Heart in danger - in an emergency seconds decide

70, 000 people die every year in Germany from a heart attack. Many of them because heart attack patients in Germany about 15 hours (!) Need before they are in the hospital. Much too long! The reason is usually the patient himself: Waiting, whether the symptoms disappear by themselves, do not take pain seriously, do not bother anyone ...

Brustenge - When the circulation of the heart tissue is disturbed

Chesting and heart attack have very similar symptoms. That's why they are grouped under the term Acute Coronary Syndrome. A heart attack or angina pectoris (chest tightness) is usually caused by deposits (plaques) in the coronary arteries on the floor of years progressing arteriosclerosis.

The coronary arteries (synonym: coronary arteries) are designed to provide the heart muscle with oxygen and nutrients. If they are narrowed by the plaques, there is an undersupply of the heart muscle with oxygen. This can manifest itself as a recurring chest pain, especially under stress, stress, cold. In short: angina pectoris.

But the occlusion of a coronary artery may also go unnoticed and / or continue to progress until such a plaque suddenly tears and a clot attaches to it and the vessel abruptly closes: the heart attack, a life-threatening emergency!

Become aware of even the smallest alarm signal

If you experience the following symptoms, you should immediately think of angina pectoris or a heart attack:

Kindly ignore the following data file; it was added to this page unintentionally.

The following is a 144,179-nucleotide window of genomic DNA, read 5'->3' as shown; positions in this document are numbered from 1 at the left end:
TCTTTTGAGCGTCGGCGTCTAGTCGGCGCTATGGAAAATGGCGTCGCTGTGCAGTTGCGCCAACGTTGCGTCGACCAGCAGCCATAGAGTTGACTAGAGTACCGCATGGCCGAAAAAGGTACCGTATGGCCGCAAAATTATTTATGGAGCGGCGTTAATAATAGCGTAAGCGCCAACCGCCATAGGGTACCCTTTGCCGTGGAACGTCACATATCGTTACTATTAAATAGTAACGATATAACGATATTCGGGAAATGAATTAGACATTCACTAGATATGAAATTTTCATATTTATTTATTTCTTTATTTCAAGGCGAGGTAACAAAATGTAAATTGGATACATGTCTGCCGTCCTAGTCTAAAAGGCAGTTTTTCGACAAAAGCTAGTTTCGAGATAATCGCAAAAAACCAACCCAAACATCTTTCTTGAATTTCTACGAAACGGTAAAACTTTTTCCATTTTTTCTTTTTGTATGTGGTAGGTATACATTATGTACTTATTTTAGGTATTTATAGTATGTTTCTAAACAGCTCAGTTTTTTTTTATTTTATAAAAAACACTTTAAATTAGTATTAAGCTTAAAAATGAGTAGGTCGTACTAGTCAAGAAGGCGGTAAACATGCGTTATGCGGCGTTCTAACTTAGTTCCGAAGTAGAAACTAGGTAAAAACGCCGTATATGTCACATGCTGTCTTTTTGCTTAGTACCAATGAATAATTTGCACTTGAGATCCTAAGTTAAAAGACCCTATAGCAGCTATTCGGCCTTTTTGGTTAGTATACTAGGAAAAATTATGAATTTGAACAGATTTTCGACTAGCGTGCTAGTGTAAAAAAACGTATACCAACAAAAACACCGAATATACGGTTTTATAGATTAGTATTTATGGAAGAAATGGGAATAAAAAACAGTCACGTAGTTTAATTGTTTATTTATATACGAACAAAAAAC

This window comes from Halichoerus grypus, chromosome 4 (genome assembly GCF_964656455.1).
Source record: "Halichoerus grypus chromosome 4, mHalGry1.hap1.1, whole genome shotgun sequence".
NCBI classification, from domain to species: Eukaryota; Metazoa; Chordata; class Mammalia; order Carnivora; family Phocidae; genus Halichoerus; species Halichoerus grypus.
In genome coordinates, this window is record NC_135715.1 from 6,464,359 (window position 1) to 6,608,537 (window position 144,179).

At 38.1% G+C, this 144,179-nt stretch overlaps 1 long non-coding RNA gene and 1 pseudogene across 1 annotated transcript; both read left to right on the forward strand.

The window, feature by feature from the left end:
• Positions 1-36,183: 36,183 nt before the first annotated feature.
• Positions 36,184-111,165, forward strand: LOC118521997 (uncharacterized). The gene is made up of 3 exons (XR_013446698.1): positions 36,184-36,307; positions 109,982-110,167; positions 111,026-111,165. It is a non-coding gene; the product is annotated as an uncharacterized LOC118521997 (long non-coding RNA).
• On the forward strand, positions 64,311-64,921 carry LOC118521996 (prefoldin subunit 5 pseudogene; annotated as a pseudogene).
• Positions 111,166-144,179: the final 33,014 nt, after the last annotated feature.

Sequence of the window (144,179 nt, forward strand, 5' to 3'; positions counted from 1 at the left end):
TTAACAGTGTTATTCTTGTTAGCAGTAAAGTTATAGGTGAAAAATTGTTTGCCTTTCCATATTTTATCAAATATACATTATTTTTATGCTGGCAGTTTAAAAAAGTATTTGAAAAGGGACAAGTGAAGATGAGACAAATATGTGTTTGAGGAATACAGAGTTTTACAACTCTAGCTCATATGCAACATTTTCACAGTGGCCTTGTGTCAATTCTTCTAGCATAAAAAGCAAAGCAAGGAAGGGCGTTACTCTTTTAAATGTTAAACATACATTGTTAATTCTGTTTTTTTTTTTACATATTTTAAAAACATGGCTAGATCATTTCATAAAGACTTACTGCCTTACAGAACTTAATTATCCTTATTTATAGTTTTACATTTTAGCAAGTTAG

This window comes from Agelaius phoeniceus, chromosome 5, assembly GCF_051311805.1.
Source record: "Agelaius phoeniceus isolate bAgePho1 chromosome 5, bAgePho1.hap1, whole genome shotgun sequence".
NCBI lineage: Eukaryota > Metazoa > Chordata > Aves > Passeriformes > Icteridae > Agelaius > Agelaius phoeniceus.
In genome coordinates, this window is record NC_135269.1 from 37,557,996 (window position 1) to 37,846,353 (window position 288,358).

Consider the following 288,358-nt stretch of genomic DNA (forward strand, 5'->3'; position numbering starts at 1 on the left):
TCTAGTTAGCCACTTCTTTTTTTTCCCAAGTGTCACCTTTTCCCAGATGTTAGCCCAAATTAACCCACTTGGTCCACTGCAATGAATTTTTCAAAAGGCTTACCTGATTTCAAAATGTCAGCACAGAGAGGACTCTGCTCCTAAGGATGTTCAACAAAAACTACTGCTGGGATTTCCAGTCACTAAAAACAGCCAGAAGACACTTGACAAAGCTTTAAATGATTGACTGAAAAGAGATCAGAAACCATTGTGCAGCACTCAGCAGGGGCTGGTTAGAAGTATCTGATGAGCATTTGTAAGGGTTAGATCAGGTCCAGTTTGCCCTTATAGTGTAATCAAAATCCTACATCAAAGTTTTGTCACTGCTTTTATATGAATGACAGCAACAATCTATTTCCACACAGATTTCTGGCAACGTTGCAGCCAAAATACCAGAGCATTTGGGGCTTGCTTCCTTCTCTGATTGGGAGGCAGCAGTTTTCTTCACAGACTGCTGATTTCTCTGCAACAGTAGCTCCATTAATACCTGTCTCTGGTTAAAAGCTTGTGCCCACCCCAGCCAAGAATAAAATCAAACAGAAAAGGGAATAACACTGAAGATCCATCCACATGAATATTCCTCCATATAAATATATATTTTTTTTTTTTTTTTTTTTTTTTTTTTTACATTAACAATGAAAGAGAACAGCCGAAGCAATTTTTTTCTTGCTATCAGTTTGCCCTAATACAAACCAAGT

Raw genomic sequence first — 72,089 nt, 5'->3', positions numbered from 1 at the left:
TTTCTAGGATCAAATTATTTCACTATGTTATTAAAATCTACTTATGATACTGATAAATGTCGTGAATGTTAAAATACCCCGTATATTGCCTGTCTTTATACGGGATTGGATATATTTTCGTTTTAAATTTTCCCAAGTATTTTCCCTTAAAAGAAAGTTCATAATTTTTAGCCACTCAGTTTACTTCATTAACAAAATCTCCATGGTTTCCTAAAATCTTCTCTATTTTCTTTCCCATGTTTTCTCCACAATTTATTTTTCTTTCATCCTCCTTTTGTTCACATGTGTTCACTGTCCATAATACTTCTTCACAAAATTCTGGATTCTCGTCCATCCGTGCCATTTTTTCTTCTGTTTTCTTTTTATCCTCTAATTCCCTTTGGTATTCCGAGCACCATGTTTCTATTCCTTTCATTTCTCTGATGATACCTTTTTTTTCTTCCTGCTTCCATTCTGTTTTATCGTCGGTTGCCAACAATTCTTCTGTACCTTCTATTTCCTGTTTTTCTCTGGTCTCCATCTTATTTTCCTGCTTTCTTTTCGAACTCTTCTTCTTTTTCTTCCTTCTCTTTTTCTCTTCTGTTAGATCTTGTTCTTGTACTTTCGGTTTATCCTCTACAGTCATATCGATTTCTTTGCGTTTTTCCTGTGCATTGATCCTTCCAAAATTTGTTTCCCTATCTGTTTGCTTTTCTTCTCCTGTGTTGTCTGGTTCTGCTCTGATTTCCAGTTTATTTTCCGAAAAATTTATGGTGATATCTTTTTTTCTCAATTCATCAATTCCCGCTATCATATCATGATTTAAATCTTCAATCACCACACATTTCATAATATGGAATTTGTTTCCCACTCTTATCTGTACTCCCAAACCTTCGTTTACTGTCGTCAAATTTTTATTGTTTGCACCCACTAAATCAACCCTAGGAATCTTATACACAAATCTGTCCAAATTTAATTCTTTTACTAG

• Breast complaints: dull, oppressive, narrow, burning, flat in the middle of the chest, lasting more than 5 minutes or going away and returning
  • Complaints elsewhere: in one or both arms, upper abdomen, neck, back or neck
  • Aerial distress: often with other complaints
  • Other complaints: nausea, dizziness, weakness, cold sweat
  • If these symptoms occur for the first time and last more than 10 minutes: Immediately go to the hospital, the best way to call the emergency 112 Tel.

First aid with nitro spray

In the best case, a few minutes after the occurrence of the above-mentioned pain, an emergency doctor will accompany the patient and escort him to the hospital in an ambulance. If he has the suspicion of angina pectoris or even heart attack, he should first apply emergency drug no. 1: Nitro-Spray (eg NitrolingualĀ® N-Spray).

This medicine, sprayed under the tongue with two strokes, expands the coronary arteries in minutes, thereby improving the blood flow in the heart. And it helps to distinguish between infarction and angina. Because: If nitro-spray does not improve the symptoms, it is highly likely to start from a heart attack. The doctor will then administer painkilling, soothing and blood thinning medicines.

Emergency assistance in the hospital

In the hospital, an attempt is then made to make the coronary vessel through again. Through the undersupply of oxygen, the heart muscle tissue dies irreversibly, the more, the worse the long-term consequences such as heart failure, says Prof. Dr. med. Michael Kentsch, chief physician at Klinikum Itzehoe.

This process begins after just 30 minutes, so the faster the blood vessel can be made through again, the smaller the damage. Experts therefore speak of the golden first hour after a heart attack. Unfortunately, according to Prof. Kentsch, she is often missed, because the patients first wait a long time or do not come directly to the hospital for a heart attack.